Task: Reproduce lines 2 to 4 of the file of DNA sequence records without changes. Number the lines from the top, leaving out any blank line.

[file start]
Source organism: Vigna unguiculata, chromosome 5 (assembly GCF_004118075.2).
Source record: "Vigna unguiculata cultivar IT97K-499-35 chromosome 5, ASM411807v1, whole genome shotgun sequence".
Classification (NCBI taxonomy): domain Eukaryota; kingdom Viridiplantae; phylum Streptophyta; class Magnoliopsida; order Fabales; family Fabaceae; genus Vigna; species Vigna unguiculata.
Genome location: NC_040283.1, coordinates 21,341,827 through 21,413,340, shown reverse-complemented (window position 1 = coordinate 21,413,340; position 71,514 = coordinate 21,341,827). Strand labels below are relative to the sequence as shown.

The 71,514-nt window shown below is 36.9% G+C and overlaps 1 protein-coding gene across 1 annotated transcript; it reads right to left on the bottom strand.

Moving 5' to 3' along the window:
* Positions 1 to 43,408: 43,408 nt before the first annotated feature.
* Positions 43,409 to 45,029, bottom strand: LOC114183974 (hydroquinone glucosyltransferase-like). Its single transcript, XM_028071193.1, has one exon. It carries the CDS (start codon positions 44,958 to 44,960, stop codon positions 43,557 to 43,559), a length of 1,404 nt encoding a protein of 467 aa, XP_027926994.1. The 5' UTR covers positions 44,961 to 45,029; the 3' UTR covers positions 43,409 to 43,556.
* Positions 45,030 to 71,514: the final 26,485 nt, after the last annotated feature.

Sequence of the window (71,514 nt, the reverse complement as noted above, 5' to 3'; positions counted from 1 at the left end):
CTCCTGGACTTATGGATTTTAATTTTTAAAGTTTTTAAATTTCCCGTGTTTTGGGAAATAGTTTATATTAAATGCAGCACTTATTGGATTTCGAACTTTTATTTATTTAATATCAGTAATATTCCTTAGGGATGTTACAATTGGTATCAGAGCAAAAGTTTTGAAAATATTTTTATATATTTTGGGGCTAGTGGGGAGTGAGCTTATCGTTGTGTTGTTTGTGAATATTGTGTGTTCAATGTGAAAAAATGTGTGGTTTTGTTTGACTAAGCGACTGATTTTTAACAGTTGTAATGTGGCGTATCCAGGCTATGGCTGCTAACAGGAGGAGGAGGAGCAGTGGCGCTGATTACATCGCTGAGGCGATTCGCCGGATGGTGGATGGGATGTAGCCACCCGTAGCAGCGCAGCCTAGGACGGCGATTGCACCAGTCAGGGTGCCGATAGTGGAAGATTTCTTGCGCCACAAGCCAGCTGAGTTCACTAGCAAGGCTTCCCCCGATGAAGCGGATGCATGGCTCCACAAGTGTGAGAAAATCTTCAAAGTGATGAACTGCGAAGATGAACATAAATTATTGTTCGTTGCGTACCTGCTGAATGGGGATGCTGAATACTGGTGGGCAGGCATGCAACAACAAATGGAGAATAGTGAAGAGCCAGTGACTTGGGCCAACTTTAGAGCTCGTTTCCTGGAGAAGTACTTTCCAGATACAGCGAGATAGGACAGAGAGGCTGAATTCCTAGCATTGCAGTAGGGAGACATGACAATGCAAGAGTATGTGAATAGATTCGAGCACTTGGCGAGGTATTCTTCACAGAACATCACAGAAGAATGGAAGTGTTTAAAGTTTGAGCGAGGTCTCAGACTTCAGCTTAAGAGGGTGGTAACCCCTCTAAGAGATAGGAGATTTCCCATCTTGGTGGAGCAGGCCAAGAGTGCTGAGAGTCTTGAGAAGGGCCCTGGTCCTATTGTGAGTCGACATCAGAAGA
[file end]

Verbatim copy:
Source record: "Vigna unguiculata cultivar IT97K-499-35 chromosome 5, ASM411807v1, whole genome shotgun sequence".
Classification (NCBI taxonomy): domain Eukaryota; kingdom Viridiplantae; phylum Streptophyta; class Magnoliopsida; order Fabales; family Fabaceae; genus Vigna; species Vigna unguiculata.
Genome location: NC_040283.1, coordinates 21,341,827 through 21,413,340, shown reverse-complemented (window position 1 = coordinate 21,413,340; position 71,514 = coordinate 21,341,827). Strand labels below are relative to the sequence as shown.